To put it simply, the song sounds like it's about someone who has trouble sleeping because they are haunted by events in their past and by their concious after they have done something wrong. It could be taken even more literally and that spirits of the dead are haunting the narrarator at night because of his/her actions against the deceased.
- Saurd Fysh
- I agree with the first part. I think it's just his conscience--"Hey, guess what, John? You killed someone! :D"--and it's just bugging the hell out of him. ~Anna Ng: The Only TMBG Fan In Her Class
I take it as rather literal. The narrarator has had multiple past lives that are benchmarks in dubious history; Mark David Chapman, Jack Ruby, Brutus, John Wilkes Booth, Vlad Tepish, Adolph Hitler, Caligula, etc.. could easily have been earlier incarnations of himself. As most faiths that follow the idea of past lives and reincarnation believe, one normally cannot access those past lives nor the memories thereof. But our 'hero' (and I use that term loosely) has his infamous past lives revealed to him nightly (which I imagine in my mental video for it as a nice montage of these folks looking up from their recorded crimes to the 'camera' in a bit of surprise at being seen) in his dreams. Alas, as dreams are wont to do, these insights fade with each coming dawn and he only recalls dreams of being in power. Carried by these vague memories, he merrily continues on his way to further his life's goals (which will end up as him recorded as one of the low-points of history, yet again).
- -- W.D.Young
When I first heard this I was knocked out by the warbly saxes and the 30s style arrangement, but the lyrics startled me somewhat since a similar idea had occurred to me some years ago when I used to dabble in the odd pipe. It seemed to me that being awake was the dream state, and sleep, or perhaps even death, was true consciousness. Except I couldn't remember much more than the slightest suggestion of my dreams when I came round. What strikes me as untenable about the song [pedant mode] is that the narrator can actually relate his tale, since he would have to be awake in order to do so. Just as you can't see yourself in a mirror with your eyes closed, nor can you remember the voice when you wake. So the lyric undoes itself. What really blew me away was learning that the saxes came off a mellotron. I love mellotrons, and have never heard one do saxes quite like that. This song is on my best of TMBG compilation. -- Balb Kubrox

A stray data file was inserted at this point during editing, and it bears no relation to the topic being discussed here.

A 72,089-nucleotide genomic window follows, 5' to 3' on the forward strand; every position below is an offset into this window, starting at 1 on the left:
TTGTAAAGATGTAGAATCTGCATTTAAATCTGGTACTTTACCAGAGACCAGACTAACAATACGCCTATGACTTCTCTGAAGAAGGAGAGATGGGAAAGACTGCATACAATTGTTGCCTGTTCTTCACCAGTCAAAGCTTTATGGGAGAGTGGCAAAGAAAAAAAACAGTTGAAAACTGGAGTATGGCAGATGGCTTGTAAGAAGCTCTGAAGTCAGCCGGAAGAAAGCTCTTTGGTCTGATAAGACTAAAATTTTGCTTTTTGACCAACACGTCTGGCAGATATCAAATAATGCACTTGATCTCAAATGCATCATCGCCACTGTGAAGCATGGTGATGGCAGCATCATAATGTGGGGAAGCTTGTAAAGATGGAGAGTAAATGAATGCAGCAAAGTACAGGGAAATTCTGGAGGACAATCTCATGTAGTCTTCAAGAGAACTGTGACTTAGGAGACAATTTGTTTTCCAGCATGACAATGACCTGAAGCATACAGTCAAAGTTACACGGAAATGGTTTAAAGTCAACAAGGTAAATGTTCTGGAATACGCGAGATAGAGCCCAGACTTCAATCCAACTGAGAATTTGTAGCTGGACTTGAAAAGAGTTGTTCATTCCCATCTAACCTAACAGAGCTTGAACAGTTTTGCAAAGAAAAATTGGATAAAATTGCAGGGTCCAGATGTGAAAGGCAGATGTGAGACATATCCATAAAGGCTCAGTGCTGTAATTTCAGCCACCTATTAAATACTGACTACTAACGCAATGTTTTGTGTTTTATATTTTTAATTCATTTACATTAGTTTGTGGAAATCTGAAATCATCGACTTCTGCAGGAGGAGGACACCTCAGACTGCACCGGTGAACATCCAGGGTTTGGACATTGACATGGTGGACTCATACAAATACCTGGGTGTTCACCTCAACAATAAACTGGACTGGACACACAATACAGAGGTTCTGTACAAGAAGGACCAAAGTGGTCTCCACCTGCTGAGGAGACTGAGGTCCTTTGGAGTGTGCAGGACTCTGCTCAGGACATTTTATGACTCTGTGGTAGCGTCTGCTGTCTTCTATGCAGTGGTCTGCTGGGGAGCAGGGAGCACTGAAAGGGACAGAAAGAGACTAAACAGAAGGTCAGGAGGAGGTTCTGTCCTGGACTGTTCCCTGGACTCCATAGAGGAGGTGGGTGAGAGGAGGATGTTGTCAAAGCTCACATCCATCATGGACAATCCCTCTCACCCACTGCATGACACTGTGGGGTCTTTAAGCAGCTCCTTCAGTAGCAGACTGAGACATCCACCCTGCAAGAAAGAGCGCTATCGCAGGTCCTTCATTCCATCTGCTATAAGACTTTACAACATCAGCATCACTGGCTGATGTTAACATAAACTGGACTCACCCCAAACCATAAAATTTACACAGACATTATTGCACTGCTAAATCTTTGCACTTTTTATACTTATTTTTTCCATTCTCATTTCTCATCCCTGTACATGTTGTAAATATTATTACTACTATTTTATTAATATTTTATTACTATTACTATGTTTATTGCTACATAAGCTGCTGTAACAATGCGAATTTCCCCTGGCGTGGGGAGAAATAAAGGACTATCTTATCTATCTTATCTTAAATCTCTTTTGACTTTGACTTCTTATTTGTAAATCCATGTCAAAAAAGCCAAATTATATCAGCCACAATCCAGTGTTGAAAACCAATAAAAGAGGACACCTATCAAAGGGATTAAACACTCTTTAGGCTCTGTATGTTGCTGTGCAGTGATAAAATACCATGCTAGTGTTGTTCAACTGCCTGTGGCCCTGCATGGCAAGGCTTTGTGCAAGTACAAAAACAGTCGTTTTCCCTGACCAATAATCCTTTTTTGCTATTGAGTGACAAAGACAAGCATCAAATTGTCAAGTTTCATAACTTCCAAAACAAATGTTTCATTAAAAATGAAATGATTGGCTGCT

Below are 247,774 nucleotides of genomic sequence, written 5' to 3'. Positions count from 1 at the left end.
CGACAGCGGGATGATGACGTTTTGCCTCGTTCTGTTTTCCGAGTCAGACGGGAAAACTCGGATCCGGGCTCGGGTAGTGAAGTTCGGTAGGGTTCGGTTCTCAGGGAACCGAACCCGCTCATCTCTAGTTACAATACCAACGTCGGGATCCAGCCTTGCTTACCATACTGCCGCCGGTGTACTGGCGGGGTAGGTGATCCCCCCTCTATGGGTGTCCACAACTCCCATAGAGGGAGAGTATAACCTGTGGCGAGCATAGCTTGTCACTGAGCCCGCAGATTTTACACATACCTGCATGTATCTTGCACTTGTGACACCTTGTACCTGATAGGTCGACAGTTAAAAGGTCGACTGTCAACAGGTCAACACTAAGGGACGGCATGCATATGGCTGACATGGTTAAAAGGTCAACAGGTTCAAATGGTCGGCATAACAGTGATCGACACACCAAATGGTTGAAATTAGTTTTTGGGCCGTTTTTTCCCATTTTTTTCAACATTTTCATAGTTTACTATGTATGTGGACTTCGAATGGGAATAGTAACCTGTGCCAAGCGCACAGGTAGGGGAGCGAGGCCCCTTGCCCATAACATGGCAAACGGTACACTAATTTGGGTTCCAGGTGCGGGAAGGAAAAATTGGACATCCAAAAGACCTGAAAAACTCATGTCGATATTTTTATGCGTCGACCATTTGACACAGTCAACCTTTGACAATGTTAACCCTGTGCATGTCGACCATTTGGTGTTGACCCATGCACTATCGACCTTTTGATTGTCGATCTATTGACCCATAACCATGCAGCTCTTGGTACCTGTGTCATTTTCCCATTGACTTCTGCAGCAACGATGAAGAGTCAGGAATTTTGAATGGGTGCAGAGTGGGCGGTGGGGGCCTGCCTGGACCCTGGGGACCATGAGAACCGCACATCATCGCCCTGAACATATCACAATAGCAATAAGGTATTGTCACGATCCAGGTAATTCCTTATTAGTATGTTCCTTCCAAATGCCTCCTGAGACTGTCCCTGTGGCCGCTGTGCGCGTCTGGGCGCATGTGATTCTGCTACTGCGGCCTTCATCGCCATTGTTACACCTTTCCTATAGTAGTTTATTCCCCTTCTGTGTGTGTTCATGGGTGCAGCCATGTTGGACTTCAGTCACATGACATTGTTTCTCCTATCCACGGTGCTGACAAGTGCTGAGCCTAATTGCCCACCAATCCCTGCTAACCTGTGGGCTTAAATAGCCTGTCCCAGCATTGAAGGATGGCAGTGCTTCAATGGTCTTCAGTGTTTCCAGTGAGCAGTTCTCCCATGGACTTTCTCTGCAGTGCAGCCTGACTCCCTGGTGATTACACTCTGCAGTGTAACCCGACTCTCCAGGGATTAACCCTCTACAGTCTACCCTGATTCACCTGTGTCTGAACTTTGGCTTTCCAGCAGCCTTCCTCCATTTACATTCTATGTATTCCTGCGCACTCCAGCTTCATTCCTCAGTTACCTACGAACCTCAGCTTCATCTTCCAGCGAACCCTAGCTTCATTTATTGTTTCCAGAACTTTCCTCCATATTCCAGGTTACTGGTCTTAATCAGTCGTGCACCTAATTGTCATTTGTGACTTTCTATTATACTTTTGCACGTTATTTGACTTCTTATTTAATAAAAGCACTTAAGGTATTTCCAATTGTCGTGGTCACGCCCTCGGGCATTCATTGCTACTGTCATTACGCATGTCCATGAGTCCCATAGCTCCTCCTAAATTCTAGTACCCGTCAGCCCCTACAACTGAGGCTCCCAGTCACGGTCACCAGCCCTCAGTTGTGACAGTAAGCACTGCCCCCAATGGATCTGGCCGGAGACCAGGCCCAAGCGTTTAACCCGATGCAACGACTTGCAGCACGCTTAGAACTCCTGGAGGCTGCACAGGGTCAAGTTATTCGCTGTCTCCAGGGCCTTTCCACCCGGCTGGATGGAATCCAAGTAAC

Who is it most reprehensible and most responsible for the cumulative crimes of the human race? Humanity!
I think this song is just the human race's point of view (it's on the top of the world and nothing on Earth can stop it) on the human race (plus the 10,000 years thing). The fun part of the human race is that new generations of life and different civilizations inevitably forget the lessons learned from the past and are doomed to repeat it in a big cyclic thingy; new civilizations dawn and don't heed or take into account the pitfalls of past societies (forgetting everything and thinking only of their plans, their plans). ~ magbatz
Mr Young, Mark David Chapman isn't dead yet. And I'd say its more about being a creative type with an overactive imagination and a very guilty conscience. Although saying that, it does sound a bit like what some schizophrenia suffers who hear voices have to live with all the time.
It's about Starscream and his indestructible Spark!
Whenever I hear this song, I think of something of pure fantasy, or depending upon your beliefs, perhaps not. It is the story of an evil soul that reincarnates itself into different people throughout history. All of the villainous historical figures all have the same soul. Once the person dies, the soul wanders and finds a new host and that person lives up an evil corrupt life. Now, this man is dreaming and his subconscious knows the truth of this spirit's past. In a way, he is responsible for every terrible action in history- the Holocaust, the Trail of Tears, assassinations, killings, genocide, murder, etc. etc. And what makes matters worse, he (or rather his soul) has plans to continue this evil charade.
To summarize, it's about an immortal, reincarnating soul that is pure evil that corrupts whoever it possesses.